NZXT halts H1 case sales a second time due to fire danger

The first fix didn't address the root problem behind the NZXT H1's fire hazard, a Gamers Nexus investigation discovered.

Credit: Adam Patrick Murray / IDG

The NZXT H1 may have been our favorite PC case of 2020, but it’s had a rough few months. NZXT halted sales of its Xbox One-like case in December due to a “low probability occurrence” of a fire caused by screws connecting its PCIe riser cable to the case. Shortly after, the company started shipping nylon screws out as a repair kit and resumed sales of the case—but now the H1 has been yanked from store shelves yet again after a Gamers Nexus investigation showed that the screws themselves aren’t the root problem, coaxing two different units into lighting ablaze.

“We will be removing the H1 from the NZXT Store and NZXT BLD,” NZXT CEO Johnny Hou said in a post on the company’s website. “We’re going to send out redesigned PCIe Gen3 Riser Assemblies for current H1s and we’re going to help with installation for those who need it.”

NZXT goofed on its design of the H1’s PCIe riser cable, which is used to position your graphics card in the space-constrained case. Gamers Nexus discovered that the error created “a 12 volt short to ground, which effectively creates a heating element within the system,” as explained in the video below.

“You get a blow-out and a burn-up of the board, primary near that bottom screw,” Gamers Nexus explains. The issue may indeed have a “low probability occurrence” as NZXT claimed, because the original metal screws needed to be turned just right to cause a fire, but as Stephen Burke as Gamers Nexus said, “the severity was high.” Over time, however, screwing and unscrewing the PCIe riser makes the issue more likely to occur, Gamers Nexus says.

I highly recommend watching Gamers Nexus investigation to understand the depth of the issue: Part 1 is here, and part 2 is here.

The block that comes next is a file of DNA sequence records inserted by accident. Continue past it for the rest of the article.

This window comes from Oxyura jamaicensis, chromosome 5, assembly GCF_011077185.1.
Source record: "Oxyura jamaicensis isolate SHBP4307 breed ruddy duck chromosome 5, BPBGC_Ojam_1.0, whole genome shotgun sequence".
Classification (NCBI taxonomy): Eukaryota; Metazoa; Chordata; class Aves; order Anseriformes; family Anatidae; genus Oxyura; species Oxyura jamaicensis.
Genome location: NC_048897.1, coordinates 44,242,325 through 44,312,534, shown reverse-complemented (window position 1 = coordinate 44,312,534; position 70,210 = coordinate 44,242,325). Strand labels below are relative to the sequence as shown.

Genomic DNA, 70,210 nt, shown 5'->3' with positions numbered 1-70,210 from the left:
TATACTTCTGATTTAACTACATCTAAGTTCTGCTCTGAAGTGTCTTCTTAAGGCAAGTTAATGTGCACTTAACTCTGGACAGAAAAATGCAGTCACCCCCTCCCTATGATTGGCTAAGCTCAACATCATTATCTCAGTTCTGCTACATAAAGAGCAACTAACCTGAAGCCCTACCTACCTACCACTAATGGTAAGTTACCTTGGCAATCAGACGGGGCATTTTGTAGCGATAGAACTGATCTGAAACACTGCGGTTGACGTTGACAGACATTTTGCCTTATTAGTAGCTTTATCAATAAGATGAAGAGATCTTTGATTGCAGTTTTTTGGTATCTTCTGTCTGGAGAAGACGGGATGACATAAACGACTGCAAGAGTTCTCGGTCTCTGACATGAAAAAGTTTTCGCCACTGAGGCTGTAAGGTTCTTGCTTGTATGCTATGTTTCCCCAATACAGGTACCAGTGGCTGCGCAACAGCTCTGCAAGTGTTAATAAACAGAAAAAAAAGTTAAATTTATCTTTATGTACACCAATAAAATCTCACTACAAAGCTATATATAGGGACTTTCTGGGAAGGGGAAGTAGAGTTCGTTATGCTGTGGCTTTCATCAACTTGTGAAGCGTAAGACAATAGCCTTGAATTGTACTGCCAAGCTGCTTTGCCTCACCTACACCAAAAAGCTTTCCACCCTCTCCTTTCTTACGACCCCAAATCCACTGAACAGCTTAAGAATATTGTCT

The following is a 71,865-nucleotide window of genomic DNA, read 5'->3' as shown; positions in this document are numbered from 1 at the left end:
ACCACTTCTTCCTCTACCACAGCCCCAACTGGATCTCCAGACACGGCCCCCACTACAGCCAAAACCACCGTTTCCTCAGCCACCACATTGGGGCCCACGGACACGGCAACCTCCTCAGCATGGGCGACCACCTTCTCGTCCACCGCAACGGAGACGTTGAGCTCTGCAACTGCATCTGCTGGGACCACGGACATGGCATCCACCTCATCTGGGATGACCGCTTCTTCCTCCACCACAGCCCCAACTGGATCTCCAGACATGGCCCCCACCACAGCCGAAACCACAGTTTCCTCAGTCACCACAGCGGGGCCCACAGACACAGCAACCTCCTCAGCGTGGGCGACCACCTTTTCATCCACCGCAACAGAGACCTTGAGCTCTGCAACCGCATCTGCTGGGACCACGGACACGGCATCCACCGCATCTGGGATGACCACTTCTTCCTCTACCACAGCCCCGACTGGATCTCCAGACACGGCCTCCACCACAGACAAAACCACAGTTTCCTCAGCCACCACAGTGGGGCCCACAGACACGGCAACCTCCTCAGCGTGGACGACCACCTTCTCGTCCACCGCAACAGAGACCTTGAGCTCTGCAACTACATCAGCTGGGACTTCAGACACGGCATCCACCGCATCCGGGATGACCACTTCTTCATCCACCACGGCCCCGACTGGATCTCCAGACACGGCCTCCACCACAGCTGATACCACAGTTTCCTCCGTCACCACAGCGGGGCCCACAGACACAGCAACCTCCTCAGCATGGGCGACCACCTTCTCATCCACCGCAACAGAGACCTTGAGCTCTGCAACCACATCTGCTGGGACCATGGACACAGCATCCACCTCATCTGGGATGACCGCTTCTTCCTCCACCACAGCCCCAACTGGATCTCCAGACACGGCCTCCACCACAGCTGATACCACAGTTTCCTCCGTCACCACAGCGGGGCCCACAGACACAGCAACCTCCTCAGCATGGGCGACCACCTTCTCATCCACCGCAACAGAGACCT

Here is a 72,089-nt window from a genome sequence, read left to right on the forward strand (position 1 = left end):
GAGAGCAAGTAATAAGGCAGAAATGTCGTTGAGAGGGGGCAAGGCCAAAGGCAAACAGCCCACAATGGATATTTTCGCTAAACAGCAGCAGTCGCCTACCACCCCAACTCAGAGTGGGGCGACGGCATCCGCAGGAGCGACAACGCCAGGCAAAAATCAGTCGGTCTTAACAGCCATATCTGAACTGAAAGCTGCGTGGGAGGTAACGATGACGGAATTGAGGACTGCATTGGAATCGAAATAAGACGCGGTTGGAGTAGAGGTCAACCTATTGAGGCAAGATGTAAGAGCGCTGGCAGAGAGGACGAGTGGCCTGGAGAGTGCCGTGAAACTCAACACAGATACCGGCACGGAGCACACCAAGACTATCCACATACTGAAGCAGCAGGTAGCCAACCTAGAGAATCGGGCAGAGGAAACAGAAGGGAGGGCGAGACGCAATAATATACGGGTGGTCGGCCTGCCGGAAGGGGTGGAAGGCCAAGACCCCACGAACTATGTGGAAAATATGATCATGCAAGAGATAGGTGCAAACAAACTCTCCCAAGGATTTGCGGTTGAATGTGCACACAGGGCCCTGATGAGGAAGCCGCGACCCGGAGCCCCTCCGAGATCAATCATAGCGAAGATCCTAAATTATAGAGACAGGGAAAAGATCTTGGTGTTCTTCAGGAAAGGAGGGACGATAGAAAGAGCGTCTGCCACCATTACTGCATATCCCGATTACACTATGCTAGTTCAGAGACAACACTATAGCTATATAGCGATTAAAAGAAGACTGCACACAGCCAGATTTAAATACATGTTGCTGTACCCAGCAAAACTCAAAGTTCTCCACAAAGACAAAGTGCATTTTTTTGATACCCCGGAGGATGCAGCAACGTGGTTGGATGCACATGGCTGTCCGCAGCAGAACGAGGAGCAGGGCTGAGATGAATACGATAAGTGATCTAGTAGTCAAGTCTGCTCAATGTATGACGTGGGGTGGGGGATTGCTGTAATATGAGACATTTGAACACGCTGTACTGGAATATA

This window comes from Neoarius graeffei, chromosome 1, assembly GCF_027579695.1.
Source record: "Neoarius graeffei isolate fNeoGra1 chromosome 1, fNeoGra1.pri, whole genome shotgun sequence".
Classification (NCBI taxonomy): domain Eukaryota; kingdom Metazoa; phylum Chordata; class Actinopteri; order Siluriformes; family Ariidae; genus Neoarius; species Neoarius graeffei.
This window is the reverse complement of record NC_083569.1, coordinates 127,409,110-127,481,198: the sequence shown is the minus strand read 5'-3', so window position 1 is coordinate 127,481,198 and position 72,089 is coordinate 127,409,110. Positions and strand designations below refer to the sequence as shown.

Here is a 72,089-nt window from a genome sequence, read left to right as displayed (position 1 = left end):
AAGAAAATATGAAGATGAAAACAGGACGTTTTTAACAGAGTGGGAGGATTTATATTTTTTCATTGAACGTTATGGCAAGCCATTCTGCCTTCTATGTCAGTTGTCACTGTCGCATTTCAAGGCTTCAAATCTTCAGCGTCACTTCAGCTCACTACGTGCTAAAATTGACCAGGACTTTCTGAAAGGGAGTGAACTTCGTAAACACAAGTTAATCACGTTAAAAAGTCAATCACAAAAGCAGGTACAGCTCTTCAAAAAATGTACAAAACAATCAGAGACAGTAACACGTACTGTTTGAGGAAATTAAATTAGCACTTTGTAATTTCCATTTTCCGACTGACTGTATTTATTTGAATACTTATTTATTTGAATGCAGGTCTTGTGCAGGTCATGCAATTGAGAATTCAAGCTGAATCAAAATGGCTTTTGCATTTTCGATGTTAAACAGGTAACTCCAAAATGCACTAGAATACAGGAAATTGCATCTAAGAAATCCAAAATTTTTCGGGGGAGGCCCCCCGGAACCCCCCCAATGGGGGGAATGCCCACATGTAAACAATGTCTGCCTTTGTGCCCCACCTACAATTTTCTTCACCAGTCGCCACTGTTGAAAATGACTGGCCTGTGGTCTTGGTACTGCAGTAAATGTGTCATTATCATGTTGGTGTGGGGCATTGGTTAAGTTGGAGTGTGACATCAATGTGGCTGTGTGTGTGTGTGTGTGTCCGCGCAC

The nylon screws included in the repair kit prevent the short from occurring, but if a user replaces them with standard metal screws in the future, or uses the PCIe riser cable in another system with metal screws, the risk of fire remains (and increases the more the hardware gets moved). It’s a fundamentally unsafe design, and it’s shocking that it got past NZXT’s engineering and quality assurance processes. Several standard best practices were ignored in the creation of this riser cable, Gamers Nexus says.

Hou claims that will be fixed going forward.

“Going forward, we’re instituting more robust and thorough design processes,” his statement says. “From the initial designs, QA, to additional testing, we’re committed to quality in both our products and our response to your concerns.”

nzxt h1 NZXT

The PCIe riser cable included with the NZXT H1 to accommodate graphics cards is the root cause of the fire danger.

NZXT will be automatically sending a redesigned PCIe riser cable to anyone who requested a nylon screw repair kit, though you can opt out here. (You shouldn’t.) If you own an NZXT H1 and haven’t requested a repair kit yet, you should) and can do so here. It will take under the latter half of March for those replacement PCIe riser cables to get to customers, NZXT told Gamers Nexus, so be sure to install those nylon screws as a temporary fix in the meantime. You can request a full refund for the case as well.

The company is also working with the U.S. government on a proper recall, it claims. “We have been working closely with the U.S. Consumer Product Safety Commission (CPSC) towards a formal recall since November 2020. We will share this directly with you as soon as the official recall is announced by the CPSC.”

It’s a sad chapter for an otherwise appealing case, and the Gamers Nexus crew deserves tremendous kudos for digging deeper and prodding NZXT into acknowledging the dangerous root issue. NZXT is also doing the right thing now. The message from Johnny Hou contains additional FAQs and information about the NZXT H1 fire issue. Meanwhile, make sure you’re following Gamers Nexus on YouTube as this ordeal progresses since they’re a killer resource for in-depth PC hardware testing and analysis.

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Brad Chacos

Brad Chacos

PC World (US online)
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